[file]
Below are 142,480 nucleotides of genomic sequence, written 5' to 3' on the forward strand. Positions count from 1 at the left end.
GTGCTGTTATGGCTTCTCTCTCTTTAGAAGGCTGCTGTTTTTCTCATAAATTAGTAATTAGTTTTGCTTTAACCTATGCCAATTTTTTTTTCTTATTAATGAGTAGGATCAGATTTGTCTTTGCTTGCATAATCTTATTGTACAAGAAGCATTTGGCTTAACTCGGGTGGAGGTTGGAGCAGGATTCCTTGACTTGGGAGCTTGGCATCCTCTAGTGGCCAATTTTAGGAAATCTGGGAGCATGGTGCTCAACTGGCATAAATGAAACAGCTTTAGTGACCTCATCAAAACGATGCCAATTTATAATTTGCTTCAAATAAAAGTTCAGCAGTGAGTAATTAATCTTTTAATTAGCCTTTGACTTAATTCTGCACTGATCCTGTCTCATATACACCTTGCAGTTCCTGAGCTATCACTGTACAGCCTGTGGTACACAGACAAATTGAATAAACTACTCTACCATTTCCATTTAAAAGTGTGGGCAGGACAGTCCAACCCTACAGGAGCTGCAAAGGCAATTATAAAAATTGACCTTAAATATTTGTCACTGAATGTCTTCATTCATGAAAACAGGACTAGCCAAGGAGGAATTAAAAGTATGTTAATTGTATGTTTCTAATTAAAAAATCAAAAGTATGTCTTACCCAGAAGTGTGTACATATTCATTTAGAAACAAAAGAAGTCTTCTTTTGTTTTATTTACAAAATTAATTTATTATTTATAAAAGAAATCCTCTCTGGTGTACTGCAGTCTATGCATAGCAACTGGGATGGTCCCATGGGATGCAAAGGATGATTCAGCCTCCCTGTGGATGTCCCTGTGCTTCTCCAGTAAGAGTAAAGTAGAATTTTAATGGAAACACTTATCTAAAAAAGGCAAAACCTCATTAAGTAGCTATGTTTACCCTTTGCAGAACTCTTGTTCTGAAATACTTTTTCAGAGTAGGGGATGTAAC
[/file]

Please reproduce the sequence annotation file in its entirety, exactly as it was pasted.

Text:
Below are 142,480 nucleotides of genomic sequence, written 5' to 3' on the forward strand. Positions count from 1 at the left end.
GTGCTGTTATGGCTTCTCTCTCTTTAGAAGGCTGCTGTTTTTCTCATAAATTAGTAATTAGTTTTGCTTTAACCTATGCCAATTTTTTTTTCTTATTAATGAGTAGGATCAGATTTGTCTTTGCTTGCATAATCTTATTGTACAAGAAGCATTTGGCTTAACTCGGGTGGAGGTTGGAGCAGGATTCCTTGACTTGGGAGCTTGGCATCCTCTAGTGGCCAATTTTAGGAAATCTGGGAGCATGGTGCTCAACTGGCATAAATGAAACAGCTTTAGTGACCTCATCAAAACGATGCCAATTTATAATTTGCTTCAAATAAAAGTTCAGCAGTGAGTAATTAATCTTTTAATTAGCCTTTGACTTAATTCTGCACTGATCCTGTCTCATATACACCTTGCAGTTCCTGAGCTATCACTGTACAGCCTGTGGTACACAGACAAATTGAATAAACTACTCTACCATTTCCATTTAAAAGTGTGGGCAGGACAGTCCAACCCTACAGGAGCTGCAAAGGCAATTATAAAAATTGACCTTAAATATTTGTCACTGAATGTCTTCATTCATGAAAACAGGACTAGCCAAGGAGGAATTAAAAGTATGTTAATTGTATGTTTCTAATTAAAAAATCAAAAGTATGTCTTACCCAGAAGTGTGTACATATTCATTTAGAAACAAAAGAAGTCTTCTTTTGTTTTATTTACAAAATTAATTTATTATTTATAAAAGAAATCCTCTCTGGTGTACTGCAGTCTATGCATAGCAACTGGGATGGTCCCATGGGATGCAAAGGATGATTCAGCCTCCCTGTGGATGTCCCTGTGCTTCTCCAGTAAGAGTAAAGTAGAATTTTAATGGAAACACTTATCTAAAAAAGGCAAAACCTCATTAAGTAGCTATGTTTACCCTTTGCAGAACTCTTGTTCTGAAATACTTTTTCAGAGTAGGGGATGTAAC